“the LORD is the true God;
he is the living God and the
everlasting King (Jeremiah 10: 10).”


The Prime Directive

I was once a great fan of Star Trek, the Next Generation.  Although it still entertains, I find this third time through the series I’m irritated by all the judgment.  I’ve heard often heard that we hate the judgmental God.  We don’t like to hear about sin.  And, yet, one of the most common themes in Star Trek is a superior alien race like Q judges humanity.  The Star Trek crew is also judgmental of the humanity of the people of the “late 20th century–us.  In an episode where the crew finds people cryogenically frozen, the doctor comments, “They were afraid to die,” as if they had moved beyond that fear.  It seems that the writers have to prove that humanity has become more than we are, a precondition for being able to build star ships, and not interfere with life on other planets.  So, it is suggested, the
problems of poverty and possessions, of hunger and disease, have all been solved on earth.

I wonder by what criteria we would like to be judged.   It seems to me if solving all the troubles of our world is a precondition to being an evolved humanity, we may never reach
the stars.  And if death doesn’t make us afraid, at some level, perhaps we’ve become out of touch with ourselves.

God’s way, as seen through Jeremiah, is simple by comparison.  There are two criteria by which God judges:  how we relate to God and how we relate to people in need.

So God cries out when forgotten, “They have spoken falsely of the Lord, and have said, “He will do nothing (Jeremiah 5:12).”  And, “You know no bounds of wickedness—you do not defend the rights of the needy (Jeremiah 5:1).”

The scripture’s plain sense is of people ignoring God and others because they are, to use an expression from Jeremiah, “well fed lusty stallions each neighing for his neighbor’s wife.”  Imagine, Jeremiah screams from the page, how this must hurt God.  Do you not care?

Do you not care that your actions can hurt God just as they can hurt another?  How long?  When will you stop?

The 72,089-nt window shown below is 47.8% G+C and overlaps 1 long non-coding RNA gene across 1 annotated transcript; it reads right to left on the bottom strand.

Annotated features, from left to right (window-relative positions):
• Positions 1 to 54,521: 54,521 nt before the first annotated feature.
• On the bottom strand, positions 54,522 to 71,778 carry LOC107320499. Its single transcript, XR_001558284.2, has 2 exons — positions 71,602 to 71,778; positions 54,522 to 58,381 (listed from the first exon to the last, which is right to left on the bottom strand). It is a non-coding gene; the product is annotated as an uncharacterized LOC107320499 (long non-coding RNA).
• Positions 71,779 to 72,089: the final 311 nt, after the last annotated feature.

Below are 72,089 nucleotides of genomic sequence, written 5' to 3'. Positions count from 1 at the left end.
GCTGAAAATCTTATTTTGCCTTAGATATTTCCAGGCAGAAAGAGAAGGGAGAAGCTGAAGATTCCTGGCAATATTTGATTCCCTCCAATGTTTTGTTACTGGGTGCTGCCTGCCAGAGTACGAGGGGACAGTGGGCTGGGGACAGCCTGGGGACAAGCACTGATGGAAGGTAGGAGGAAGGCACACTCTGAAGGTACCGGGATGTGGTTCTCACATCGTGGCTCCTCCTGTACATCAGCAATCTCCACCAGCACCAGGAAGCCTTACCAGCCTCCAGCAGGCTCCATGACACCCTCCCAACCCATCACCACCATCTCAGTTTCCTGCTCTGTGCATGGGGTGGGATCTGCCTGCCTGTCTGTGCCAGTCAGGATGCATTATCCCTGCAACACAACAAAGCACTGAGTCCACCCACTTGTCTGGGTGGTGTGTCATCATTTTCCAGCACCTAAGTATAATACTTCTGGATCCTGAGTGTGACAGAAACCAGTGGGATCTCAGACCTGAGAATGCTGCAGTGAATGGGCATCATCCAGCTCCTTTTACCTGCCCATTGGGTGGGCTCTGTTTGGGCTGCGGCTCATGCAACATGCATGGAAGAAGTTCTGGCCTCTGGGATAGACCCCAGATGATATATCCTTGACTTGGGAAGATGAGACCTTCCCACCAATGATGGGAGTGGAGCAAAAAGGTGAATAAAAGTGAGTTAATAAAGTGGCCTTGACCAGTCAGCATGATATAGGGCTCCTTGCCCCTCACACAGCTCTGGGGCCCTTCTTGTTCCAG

This is not judgment.  This is more like the cry of my daughter to pay attention to her despite all I need to get done that day.

Unlike Star Trek, there’s no suggestion that all the problems of the world can be solved by acts of faith and goodwill.  Indeed, Jeremiah is frustrated when the people seem to repent, to come back to God, and the evil nation from the north continues their march southward.  The goal of scripture is not an “evolved” humanity but one in a continuing
relationship with God.  The sign that we are with God is not an easy life but how much we care for others.  Being with God helps us to love.

There will be those who say they can do it without God.  Sadly, Star Trek seems to take this
position.  And, for awhile, youthful aspirations and dreams can carry you through.
But I’ll never forget a woman pastor who entered the ministry after years of being a social worker.  She passionately explained, “After years of helping people, I finally learned I
cannot do it on my own.”    I wonder how many lives she saw go the wrong way even though she gave it her all to help.  She faced a continuing stream of people that could not be “fixed” and found the only way she could continue to care was to be in relationship with God.

In my own experience, when I meet with people, I have, in the past, given lots of advice and am still prone to do so.  I am a fixer.  But if someone really seeks change I’ve learned that I do better to pray with him or her, to connect them to the Holy One using their own imagination.  Together we seek God’s help, an image, a word, an insight.  And, because it comes from God, and not from a mere human, the light that shines is bright, and
lasting change happens.

So let me suggest a Prime Directive.  If you want to love well, if you want to care deeply, if you want to change the world:  Involve God.